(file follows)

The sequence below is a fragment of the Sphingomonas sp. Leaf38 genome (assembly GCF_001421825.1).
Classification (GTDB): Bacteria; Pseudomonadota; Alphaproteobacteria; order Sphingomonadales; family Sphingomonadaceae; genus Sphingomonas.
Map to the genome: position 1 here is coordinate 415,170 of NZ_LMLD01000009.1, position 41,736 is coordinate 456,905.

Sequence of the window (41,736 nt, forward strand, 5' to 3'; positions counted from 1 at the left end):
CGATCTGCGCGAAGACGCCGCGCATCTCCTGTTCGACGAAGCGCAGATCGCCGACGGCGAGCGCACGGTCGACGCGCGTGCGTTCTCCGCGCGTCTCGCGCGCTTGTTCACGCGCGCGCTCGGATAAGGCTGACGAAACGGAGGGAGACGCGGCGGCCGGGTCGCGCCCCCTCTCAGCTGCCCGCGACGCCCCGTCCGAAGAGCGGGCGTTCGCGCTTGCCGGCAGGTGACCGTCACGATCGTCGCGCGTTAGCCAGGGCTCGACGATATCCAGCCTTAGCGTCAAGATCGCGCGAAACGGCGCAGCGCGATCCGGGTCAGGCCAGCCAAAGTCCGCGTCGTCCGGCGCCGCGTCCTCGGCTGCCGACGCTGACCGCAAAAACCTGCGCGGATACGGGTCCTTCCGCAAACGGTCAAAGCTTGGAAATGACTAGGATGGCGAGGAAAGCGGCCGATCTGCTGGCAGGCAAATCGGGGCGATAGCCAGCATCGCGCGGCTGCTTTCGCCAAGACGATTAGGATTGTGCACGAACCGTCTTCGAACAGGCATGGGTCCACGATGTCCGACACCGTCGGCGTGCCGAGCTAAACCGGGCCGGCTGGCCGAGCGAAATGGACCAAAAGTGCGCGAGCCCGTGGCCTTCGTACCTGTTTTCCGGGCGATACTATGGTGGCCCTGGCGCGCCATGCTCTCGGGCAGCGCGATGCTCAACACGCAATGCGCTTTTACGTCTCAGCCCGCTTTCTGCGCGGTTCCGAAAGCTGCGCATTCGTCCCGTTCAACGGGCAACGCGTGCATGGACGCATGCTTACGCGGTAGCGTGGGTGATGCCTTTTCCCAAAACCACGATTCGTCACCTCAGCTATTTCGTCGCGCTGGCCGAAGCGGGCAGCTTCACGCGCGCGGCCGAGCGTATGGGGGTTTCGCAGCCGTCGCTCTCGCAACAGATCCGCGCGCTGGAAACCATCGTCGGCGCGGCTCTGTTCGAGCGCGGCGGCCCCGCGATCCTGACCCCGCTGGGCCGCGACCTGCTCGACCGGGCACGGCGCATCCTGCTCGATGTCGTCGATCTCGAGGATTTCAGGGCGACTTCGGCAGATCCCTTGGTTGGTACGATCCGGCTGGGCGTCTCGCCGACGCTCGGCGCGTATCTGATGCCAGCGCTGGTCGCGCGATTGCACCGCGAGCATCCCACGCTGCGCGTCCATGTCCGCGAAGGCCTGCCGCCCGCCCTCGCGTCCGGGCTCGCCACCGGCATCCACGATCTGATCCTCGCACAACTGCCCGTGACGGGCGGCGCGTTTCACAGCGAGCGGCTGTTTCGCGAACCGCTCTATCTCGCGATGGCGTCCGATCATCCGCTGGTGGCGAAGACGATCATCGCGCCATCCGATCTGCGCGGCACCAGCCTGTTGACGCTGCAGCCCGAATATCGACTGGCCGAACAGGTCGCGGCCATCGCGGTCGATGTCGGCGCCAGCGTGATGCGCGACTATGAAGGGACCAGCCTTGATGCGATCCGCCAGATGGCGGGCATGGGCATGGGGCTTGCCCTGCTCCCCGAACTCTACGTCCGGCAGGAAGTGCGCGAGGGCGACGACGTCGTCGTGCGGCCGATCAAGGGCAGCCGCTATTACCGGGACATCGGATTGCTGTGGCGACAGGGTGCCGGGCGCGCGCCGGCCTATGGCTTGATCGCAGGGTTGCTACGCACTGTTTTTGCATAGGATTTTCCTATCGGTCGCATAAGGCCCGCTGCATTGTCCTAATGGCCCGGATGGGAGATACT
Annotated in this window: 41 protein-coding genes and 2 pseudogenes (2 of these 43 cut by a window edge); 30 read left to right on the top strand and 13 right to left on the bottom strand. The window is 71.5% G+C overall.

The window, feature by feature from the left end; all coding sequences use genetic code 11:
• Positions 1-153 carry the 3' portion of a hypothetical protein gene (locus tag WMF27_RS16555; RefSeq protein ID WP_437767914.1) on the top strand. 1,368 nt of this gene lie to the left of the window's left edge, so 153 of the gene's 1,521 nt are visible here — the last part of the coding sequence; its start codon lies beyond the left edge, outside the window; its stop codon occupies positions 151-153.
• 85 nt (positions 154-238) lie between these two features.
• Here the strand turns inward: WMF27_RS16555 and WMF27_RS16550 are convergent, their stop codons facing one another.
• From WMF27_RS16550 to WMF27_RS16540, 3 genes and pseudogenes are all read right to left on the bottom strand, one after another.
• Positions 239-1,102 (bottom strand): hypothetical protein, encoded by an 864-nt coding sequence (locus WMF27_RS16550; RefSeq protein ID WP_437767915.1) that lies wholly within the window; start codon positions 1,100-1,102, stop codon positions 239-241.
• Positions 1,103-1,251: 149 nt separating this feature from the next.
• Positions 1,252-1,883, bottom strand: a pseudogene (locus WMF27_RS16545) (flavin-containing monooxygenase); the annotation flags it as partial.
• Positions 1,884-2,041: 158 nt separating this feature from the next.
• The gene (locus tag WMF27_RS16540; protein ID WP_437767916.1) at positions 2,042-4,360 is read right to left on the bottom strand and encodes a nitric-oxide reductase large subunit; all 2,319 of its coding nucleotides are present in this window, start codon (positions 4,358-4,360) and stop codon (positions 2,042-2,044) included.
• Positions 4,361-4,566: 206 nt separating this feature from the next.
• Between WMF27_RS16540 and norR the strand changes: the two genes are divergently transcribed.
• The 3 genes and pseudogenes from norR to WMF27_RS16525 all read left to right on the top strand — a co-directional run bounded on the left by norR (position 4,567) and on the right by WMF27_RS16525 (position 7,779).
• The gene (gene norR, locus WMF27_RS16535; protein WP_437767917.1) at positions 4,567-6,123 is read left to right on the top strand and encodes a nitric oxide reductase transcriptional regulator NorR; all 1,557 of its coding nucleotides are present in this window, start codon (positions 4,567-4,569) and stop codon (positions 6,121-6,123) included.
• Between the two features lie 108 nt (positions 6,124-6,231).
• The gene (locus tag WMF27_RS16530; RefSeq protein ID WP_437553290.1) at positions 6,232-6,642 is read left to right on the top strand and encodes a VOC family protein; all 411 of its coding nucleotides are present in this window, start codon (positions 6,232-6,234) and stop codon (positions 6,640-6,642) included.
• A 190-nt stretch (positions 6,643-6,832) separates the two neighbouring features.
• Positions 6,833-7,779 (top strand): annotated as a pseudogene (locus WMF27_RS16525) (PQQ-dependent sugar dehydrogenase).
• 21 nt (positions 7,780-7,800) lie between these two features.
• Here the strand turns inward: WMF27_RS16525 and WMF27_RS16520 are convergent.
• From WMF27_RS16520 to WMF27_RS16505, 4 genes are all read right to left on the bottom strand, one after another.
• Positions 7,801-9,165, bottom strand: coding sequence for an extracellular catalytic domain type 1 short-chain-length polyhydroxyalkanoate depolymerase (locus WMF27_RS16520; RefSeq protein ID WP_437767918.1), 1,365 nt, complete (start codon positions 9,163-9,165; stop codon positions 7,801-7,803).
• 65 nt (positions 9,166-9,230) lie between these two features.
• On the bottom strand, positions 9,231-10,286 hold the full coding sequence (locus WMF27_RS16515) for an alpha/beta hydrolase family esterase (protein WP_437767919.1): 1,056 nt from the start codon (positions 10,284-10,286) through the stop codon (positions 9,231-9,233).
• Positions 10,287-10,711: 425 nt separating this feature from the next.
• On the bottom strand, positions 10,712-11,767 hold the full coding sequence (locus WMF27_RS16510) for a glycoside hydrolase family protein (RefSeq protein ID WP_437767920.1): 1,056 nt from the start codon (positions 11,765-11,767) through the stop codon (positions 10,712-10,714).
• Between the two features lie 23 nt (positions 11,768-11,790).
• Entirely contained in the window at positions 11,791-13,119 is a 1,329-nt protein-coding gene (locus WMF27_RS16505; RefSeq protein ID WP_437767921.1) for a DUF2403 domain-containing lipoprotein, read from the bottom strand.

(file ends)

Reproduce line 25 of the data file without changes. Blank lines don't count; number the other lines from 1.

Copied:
• 21 nt (positions 7,780-7,800) lie between these two features.